22nd and 23rd Week PhD: Manuscript and Retreat
The semester is almost done. I have skipped a week or two of blog posts. Last week was reserved for working on our advanced worldview manuscript. My manuscript, as you know from last post, was about comparing and contrasting individualism with a Christian worldview. Even though individualism as a worldview centers on self and self-sufficiency as the solution to redemption, there are a few commonalities with a Christian’s view of the world. Beginning with Luther, salvation was thought of as an individual, personal journey rather than being something that had to be made through the intercession of a priest. An individual’s relationship to God is important. Jesus says, “Love your neighbor as yourself.” If you don’t or can’t love yourself, then loving others is hard. But this does not mean you have to love yourself above others (Philippians 2:3-4).
This past weekend I was part of a retreat that ACU does about four times a year. They invite faculty and staff (about 15) for a 24-hour retreat called StillPoint. The point of this retreat is to come to the quiet and answer the will of God. We learned about creating time for quiet, solitude, and prayer with God just as Jesus did. It was a time of renewal, focus, and peace. The book that was used to create this retreat is Invitation to Solitude and Silence: Experiencing God’s Transforming Presence by Ruth Haley Barton. Finding time for quiet and solitude in this busy world can be a challenge, but when you do, you will find that moving from solitude to community to ministry as Jesus did. This concept was made clear to us by Henri Nouwen in an article from Leadership Journal that explains how Jesus needed time with God in order to be on the same page as his Father (to discover his Father’s will). The same is true for us. Take some time, 5, 10, 15 minutes away from the internet, your phone, bills, television, and even family to spend time with God. He wants to spend time with you. “Be still before the Lord and wait patiently for him…” (Psalm 37:7, NIV).
Blessings to you and yours.
16th Week PhD: Individualism and Consumerism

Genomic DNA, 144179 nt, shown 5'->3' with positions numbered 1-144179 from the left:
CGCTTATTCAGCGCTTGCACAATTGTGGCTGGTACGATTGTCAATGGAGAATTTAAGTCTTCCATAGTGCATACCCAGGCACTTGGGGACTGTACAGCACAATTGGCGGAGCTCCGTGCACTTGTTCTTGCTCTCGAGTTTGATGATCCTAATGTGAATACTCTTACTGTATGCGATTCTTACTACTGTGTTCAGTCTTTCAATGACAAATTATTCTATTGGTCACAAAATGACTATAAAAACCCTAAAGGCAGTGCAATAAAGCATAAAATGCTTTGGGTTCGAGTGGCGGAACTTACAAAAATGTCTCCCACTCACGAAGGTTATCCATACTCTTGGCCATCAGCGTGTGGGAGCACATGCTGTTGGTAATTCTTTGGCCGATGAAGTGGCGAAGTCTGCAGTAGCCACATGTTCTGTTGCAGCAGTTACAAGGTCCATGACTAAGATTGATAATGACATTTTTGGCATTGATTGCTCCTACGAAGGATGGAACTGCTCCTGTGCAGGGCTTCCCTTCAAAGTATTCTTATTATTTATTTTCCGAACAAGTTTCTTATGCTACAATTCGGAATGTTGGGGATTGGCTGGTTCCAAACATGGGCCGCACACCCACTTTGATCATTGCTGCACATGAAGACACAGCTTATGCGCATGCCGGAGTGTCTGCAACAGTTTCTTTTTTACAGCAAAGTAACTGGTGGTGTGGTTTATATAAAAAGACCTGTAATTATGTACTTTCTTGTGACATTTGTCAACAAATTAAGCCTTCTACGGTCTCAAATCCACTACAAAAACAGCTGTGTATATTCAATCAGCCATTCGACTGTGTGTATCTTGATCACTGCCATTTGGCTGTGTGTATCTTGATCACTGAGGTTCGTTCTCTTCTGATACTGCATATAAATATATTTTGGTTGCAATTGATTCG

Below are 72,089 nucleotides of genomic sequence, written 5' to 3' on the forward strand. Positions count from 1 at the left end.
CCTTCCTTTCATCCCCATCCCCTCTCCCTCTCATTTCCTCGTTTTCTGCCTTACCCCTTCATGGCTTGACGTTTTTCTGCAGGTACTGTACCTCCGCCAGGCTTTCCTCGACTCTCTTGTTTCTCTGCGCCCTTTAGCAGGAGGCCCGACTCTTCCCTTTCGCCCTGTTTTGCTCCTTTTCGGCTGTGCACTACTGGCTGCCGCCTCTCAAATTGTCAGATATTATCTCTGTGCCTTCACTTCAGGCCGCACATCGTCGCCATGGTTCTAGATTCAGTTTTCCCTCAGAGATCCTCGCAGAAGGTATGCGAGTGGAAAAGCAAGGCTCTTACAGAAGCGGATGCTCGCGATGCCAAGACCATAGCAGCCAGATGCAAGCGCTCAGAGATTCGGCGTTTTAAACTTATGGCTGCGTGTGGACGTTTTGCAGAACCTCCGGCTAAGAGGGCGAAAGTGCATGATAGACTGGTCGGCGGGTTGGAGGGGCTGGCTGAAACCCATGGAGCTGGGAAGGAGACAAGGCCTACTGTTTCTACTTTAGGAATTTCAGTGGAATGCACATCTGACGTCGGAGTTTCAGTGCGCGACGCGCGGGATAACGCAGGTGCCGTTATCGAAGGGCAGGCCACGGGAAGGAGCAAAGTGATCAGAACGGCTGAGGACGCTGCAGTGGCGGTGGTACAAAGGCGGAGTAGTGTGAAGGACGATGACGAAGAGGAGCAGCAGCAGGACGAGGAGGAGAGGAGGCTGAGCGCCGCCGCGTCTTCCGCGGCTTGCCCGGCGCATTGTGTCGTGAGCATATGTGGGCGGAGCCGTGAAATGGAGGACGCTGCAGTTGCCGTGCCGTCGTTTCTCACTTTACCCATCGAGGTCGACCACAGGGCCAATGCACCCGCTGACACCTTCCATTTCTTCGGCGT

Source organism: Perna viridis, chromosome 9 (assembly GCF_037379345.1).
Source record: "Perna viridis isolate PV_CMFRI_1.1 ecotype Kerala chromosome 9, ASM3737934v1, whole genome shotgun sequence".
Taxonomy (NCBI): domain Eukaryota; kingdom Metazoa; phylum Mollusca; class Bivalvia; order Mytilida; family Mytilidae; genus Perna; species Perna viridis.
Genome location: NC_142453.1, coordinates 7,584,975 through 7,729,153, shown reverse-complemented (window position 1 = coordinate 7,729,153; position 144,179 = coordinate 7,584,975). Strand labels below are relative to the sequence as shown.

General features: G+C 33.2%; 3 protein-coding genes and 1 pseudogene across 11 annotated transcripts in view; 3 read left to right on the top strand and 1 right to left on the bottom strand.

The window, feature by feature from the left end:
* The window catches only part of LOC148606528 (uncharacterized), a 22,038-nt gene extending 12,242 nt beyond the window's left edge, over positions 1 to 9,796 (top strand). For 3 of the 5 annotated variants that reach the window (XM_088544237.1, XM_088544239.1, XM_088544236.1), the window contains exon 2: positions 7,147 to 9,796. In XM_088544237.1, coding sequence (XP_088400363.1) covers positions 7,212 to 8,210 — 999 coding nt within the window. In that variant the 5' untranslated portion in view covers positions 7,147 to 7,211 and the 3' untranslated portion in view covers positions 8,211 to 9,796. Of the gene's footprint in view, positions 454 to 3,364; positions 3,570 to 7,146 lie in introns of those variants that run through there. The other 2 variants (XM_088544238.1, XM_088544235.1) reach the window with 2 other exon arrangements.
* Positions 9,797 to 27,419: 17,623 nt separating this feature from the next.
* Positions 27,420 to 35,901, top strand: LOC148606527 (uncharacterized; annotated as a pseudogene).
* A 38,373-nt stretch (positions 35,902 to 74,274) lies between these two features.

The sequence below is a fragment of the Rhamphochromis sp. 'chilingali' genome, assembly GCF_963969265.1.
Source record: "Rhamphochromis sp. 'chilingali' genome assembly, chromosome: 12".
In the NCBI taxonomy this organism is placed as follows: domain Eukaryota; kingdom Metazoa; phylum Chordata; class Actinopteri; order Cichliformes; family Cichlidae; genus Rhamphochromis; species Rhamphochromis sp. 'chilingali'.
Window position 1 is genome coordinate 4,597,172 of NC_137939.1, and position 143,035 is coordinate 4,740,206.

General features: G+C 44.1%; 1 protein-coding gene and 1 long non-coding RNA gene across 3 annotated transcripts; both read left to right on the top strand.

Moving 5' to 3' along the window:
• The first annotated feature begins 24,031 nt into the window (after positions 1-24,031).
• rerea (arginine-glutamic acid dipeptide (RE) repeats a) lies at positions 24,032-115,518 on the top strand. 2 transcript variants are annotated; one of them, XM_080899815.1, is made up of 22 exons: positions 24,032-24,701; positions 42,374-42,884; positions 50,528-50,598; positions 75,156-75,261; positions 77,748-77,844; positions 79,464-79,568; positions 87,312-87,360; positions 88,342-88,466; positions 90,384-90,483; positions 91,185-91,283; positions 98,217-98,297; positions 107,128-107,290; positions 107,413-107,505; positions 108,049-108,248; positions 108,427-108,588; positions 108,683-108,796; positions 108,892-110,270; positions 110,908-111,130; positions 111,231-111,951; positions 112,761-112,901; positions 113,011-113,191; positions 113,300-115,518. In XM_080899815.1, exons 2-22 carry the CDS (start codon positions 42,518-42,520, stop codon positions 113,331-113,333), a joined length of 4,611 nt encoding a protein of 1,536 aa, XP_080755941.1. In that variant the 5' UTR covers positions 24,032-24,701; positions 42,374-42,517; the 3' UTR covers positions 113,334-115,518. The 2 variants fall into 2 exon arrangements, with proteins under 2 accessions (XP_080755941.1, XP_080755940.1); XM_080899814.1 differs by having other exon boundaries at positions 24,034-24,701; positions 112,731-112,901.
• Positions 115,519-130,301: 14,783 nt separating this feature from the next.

Another week gone, and still there is much to do! Also, my mom is doing better after surgery and continues to recover. Thank you to all of you who are keeping her in your thoughts and prayers.
This week the focus for me was on the discussion post for the Advanced Worldview class regarding the prevalence of individualism versus consumerism in our world in general and in education. According to our textbook, written by Steve Wilkens and Mark L. Sanford in Hidden Worldviews (2009), individualism is “the belief that the individual is the primary reality and that our understanding of the universe and lifestyle should be centered in oneself” (p. 27). From the same textbook, consumerism “absolutizes consumption by believing that we can find fulfillment by accumulating wealth and everything that comes with it” (p. 45). In the case of the world in general, I believe individualism (selfishness) is more prevalent since individualism causes consumerism. Finding fulfillment usually means our own fulfillment, which is just a form of individualism. James 3:16 says, “For where you have envy and selfish ambition, there you find disorder and every evil practice” (NIV). Adam and Eve ate from the tree of life in order to be like God (Genesis 3:5-6). Individualism, the desire to be put “in the God-position” has caused “every evil practice” (Wilkens & Sanford, 2009, p. 42).
Consumerism is rampant in education, especially higher education. Students are now viewed as consumers or customers. Making a profit is the goal for most institutions. Building better buildings, better programs, attracting more students are all incorporated into vision and mission statements without actually being stated. Too often the intrinsic value of higher education is lost in the sea of consumerism. Investing in buildings that are already there, students that are already there, and faculty and staff that are already there would seem to be the most profitable by being good stewards of what God has already given. Luke 12:48b (NIV) says, “From everyone who has been given much, much will be demanded; and from the one who has been entrusted with much, much more will be asked.”
Blessings to you and yours.